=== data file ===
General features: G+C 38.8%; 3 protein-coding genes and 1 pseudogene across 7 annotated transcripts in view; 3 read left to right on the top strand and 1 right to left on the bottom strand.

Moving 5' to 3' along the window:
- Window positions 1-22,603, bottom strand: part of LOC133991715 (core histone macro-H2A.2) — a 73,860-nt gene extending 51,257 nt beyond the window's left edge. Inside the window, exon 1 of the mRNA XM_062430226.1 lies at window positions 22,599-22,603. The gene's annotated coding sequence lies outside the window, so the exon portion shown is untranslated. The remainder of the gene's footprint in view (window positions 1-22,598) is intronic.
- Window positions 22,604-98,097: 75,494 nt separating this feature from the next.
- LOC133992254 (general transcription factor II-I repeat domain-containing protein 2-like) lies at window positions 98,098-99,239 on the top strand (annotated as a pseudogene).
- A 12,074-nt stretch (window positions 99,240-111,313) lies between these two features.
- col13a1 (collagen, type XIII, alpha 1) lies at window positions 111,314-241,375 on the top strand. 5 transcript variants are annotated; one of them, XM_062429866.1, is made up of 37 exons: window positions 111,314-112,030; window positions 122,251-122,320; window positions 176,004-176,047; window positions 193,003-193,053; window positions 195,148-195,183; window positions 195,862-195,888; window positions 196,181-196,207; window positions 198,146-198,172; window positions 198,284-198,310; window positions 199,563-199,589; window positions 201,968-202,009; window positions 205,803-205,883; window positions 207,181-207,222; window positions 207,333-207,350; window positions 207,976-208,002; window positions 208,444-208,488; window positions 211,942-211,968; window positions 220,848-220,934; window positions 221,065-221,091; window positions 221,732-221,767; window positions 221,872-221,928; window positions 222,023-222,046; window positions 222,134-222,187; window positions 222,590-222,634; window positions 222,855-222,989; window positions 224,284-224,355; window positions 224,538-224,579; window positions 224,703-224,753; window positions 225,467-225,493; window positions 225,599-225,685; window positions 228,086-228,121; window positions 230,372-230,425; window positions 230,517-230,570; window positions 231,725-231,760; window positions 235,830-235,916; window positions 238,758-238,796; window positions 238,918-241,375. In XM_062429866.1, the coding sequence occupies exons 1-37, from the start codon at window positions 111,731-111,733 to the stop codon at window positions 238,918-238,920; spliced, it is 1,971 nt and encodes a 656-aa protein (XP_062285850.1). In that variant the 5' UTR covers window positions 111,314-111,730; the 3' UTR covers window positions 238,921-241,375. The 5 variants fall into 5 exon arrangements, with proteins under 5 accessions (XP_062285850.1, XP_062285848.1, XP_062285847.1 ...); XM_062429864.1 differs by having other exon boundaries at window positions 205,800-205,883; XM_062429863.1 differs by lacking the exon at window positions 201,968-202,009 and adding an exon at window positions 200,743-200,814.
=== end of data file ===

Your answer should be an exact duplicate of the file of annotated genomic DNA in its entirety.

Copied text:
General features: G+C 38.8%; 3 protein-coding genes and 1 pseudogene across 7 annotated transcripts in view; 3 read left to right on the top strand and 1 right to left on the bottom strand.

Moving 5' to 3' along the window:
- Window positions 1-22,603, bottom strand: part of LOC133991715 (core histone macro-H2A.2) — a 73,860-nt gene extending 51,257 nt beyond the window's left edge. Inside the window, exon 1 of the mRNA XM_062430226.1 lies at window positions 22,599-22,603. The gene's annotated coding sequence lies outside the window, so the exon portion shown is untranslated. The remainder of the gene's footprint in view (window positions 1-22,598) is intronic.
- Window positions 22,604-98,097: 75,494 nt separating this feature from the next.
- LOC133992254 (general transcription factor II-I repeat domain-containing protein 2-like) lies at window positions 98,098-99,239 on the top strand (annotated as a pseudogene).
- A 12,074-nt stretch (window positions 99,240-111,313) lies between these two features.
- col13a1 (collagen, type XIII, alpha 1) lies at window positions 111,314-241,375 on the top strand. 5 transcript variants are annotated; one of them, XM_062429866.1, is made up of 37 exons: window positions 111,314-112,030; window positions 122,251-122,320; window positions 176,004-176,047; window positions 193,003-193,053; window positions 195,148-195,183; window positions 195,862-195,888; window positions 196,181-196,207; window positions 198,146-198,172; window positions 198,284-198,310; window positions 199,563-199,589; window positions 201,968-202,009; window positions 205,803-205,883; window positions 207,181-207,222; window positions 207,333-207,350; window positions 207,976-208,002; window positions 208,444-208,488; window positions 211,942-211,968; window positions 220,848-220,934; window positions 221,065-221,091; window positions 221,732-221,767; window positions 221,872-221,928; window positions 222,023-222,046; window positions 222,134-222,187; window positions 222,590-222,634; window positions 222,855-222,989; window positions 224,284-224,355; window positions 224,538-224,579; window positions 224,703-224,753; window positions 225,467-225,493; window positions 225,599-225,685; window positions 228,086-228,121; window positions 230,372-230,425; window positions 230,517-230,570; window positions 231,725-231,760; window positions 235,830-235,916; window positions 238,758-238,796; window positions 238,918-241,375. In XM_062429866.1, the coding sequence occupies exons 1-37, from the start codon at window positions 111,731-111,733 to the stop codon at window positions 238,918-238,920; spliced, it is 1,971 nt and encodes a 656-aa protein (XP_062285850.1). In that variant the 5' UTR covers window positions 111,314-111,730; the 3' UTR covers window positions 238,921-241,375. The 5 variants fall into 5 exon arrangements, with proteins under 5 accessions (XP_062285850.1, XP_062285848.1, XP_062285847.1 ...); XM_062429864.1 differs by having other exon boundaries at window positions 205,800-205,883; XM_062429863.1 differs by lacking the exon at window positions 201,968-202,009 and adding an exon at window positions 200,743-200,814.